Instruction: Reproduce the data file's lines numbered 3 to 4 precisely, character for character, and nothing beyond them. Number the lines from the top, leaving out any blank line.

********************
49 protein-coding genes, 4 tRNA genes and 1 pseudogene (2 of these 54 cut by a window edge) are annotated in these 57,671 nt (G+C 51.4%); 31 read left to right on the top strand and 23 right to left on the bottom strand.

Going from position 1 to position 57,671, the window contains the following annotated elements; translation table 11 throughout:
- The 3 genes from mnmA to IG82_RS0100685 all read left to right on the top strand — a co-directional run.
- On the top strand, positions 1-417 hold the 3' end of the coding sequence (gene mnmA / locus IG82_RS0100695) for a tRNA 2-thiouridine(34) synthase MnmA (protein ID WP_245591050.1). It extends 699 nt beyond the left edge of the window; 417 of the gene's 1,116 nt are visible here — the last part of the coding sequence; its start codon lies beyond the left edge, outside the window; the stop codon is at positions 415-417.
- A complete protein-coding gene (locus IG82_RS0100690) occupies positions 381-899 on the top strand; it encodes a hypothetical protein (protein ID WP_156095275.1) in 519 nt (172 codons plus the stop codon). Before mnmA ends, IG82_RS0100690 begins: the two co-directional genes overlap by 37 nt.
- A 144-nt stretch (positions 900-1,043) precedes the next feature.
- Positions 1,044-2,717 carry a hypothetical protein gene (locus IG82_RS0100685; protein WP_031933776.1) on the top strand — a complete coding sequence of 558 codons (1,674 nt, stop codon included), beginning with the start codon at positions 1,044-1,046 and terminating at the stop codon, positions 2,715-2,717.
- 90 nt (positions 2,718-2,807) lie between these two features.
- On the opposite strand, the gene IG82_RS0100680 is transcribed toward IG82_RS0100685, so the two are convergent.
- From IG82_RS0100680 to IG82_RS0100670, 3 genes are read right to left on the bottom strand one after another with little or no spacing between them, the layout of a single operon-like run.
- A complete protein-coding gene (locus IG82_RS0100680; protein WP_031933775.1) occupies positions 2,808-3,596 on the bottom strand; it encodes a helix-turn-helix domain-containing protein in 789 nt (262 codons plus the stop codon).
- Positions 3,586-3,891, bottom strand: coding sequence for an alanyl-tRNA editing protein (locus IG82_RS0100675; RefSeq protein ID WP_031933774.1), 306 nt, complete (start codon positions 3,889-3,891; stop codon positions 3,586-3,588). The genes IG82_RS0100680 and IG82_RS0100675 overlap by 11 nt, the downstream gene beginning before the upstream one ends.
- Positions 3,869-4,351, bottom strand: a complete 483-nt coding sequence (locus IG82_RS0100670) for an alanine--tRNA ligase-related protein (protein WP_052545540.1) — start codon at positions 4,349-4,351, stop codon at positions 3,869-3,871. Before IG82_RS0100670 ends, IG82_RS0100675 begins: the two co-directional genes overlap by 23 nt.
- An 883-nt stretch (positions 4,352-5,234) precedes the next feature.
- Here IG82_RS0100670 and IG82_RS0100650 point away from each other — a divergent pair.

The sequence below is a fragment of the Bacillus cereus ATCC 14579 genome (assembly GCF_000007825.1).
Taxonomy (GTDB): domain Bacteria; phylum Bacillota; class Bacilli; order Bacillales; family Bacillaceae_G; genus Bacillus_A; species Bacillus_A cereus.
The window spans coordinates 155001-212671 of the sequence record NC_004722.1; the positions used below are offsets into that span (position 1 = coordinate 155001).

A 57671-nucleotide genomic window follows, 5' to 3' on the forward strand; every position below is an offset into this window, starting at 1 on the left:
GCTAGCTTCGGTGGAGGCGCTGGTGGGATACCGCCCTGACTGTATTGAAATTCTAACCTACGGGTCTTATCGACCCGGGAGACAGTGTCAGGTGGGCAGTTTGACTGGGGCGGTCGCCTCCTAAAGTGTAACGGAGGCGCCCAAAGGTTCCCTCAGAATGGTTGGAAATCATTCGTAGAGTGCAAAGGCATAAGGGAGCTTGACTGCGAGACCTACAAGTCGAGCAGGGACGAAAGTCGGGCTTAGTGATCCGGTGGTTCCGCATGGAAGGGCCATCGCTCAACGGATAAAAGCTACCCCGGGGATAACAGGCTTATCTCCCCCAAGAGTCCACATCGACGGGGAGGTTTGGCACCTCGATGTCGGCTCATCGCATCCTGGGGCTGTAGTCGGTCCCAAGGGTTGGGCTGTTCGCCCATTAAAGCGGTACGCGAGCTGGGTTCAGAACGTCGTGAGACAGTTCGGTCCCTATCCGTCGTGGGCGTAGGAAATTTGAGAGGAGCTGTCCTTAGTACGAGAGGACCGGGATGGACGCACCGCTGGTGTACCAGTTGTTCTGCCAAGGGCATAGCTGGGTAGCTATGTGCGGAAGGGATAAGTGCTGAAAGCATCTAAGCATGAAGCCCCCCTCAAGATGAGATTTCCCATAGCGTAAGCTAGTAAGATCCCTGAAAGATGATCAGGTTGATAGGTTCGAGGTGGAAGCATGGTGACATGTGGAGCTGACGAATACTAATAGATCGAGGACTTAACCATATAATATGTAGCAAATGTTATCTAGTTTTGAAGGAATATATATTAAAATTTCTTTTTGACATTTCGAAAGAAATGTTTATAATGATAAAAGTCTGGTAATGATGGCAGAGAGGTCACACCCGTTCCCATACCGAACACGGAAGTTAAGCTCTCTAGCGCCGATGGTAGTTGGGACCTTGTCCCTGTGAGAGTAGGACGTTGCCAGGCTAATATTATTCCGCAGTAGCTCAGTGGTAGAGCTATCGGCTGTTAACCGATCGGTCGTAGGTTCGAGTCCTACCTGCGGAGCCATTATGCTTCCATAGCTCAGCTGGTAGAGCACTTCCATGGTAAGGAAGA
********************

- The 3 genes from mnmA to IG82_RS0100685 all read left to right on the top strand — a co-directional run.
- On the top strand, positions 1-417 hold the 3' end of the coding sequence (gene mnmA / locus IG82_RS0100695) for a tRNA 2-thiouridine(34) synthase MnmA (protein ID WP_245591050.1). It extends 699 nt beyond the left edge of the window; 417 of the gene's 1,116 nt are visible here — the last part of the coding sequence; its start codon lies beyond the left edge, outside the window; the stop codon is at positions 415-417.